Not long after I embarked on the study of psychology, a vague feeling of dissatisfaction with the field began to take hold of me. It took me a while before I realized why I felt this way, but eventually I came to understand that it was due to two factors:
1. The limited ability of the discipline to capture the emotional truths of ordinary experience.
2. The high degree of uncertainty and lack of agreement about research findings.
Perhaps I was asking too much of the discipline, too much at this time in its development. However, in my lifetime, I really didn't see anything to indicate it was making much progress. Quite to the contrary, all I could see was growing conflict between theoretical accounts, increasing neuro-physiologizing, and continuing contradictions between empirical investigations.
I have come to believe that psychology will always have to be content with limitations on the generality of its findings. They may hold for some people, some of the time, but one never can be sure on any given occasion if they apply to a particular individual in the situation at hand.
Nate Silver in The Signal and the Noise: Why So Many Predictions Fail But Some Don’t suggests I really need to change my way of thinking. He very persuasively argues that we can never make the kind of objective predictions I am seeking, that we must learn to think probabilistically about them, and understand that there will always be a certain degree of uncertainty to any prediction.
…we must think differently about our ideas—and how to test them. We must become more comfortable with probability and uncertainty. We must think more carefully about the assumptions and beliefs that we bring to a problem.
Silver has written an important and extensively documented analysis of predictions made in wide range of subjects including the recent financial meltdown, elections (Silver correctly predicted the Obama’s electoral and popular vote in the last election on his 538 Blog at the Times.), baseball player performance, weather, earthquakes, disease epidemics, the stock market, global warming, terrorist attacks, etc. The notes alone consist of 55 pages of densely annotated citations.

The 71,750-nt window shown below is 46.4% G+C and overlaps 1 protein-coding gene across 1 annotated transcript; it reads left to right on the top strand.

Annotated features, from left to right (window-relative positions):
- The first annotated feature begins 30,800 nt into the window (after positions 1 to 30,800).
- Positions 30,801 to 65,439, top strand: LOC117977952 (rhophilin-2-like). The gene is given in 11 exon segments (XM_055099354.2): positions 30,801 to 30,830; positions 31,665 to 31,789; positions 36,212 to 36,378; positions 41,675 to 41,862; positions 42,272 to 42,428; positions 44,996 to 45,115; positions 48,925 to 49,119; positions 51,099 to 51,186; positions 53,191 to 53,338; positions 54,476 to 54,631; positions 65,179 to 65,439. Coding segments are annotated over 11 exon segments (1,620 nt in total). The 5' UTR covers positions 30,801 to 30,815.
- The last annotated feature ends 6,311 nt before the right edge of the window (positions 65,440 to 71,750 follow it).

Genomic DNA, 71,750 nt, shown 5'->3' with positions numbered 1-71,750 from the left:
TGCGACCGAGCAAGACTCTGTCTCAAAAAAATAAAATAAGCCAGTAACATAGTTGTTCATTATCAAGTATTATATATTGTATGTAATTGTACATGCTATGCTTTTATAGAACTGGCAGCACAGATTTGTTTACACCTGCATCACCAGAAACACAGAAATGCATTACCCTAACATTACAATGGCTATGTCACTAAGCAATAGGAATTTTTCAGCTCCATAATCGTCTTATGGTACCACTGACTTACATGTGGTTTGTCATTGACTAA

He also treats at some length how we can improve on the accuracy of the predictions we make. The more eagerly we commit to scrutinizing and testing our theories, the more readily we accept that our knowledge of the world is uncertain, the more willingly we acknowledge that perfect prediction is impossible.
Silver confronts head on the biases that influence many predictions. Overconfidence is especially common, as is our fundamental ignorance of probability theory. This prevents us from thinking in terms of the conditional probability of a future event.
The virtue in thinking probabilistically is that you will force yourself to stop and smell the data—slow down, and consider the imperfections in your thinking. Over time, you should find that this makes your decision making better.
But nowhere does Silver treat at any length the kinds of questions that psychologists pose, say, for example, how an individual will feel about a future stressful period in their life, the likelihood that they will change a long-held habit, or the nature of their social relationships, and cognitive processes.
Whether or not his methodology can be usefully applied to such issues is an open question. Regardless, whatever forms his analysis would take, it would inevitably be formulated in probabilistic terms and its value would depend on a certain willingness to accept a considerable degree of uncertainty. Thus, we circle back to the basic concerns I expressed about psychology at the outset.
No doubt Silver will remind us once again that we will inevitably be faced with epistemological uncertainty, especially when it comes to the very considerable difficulties of predicting human behavior.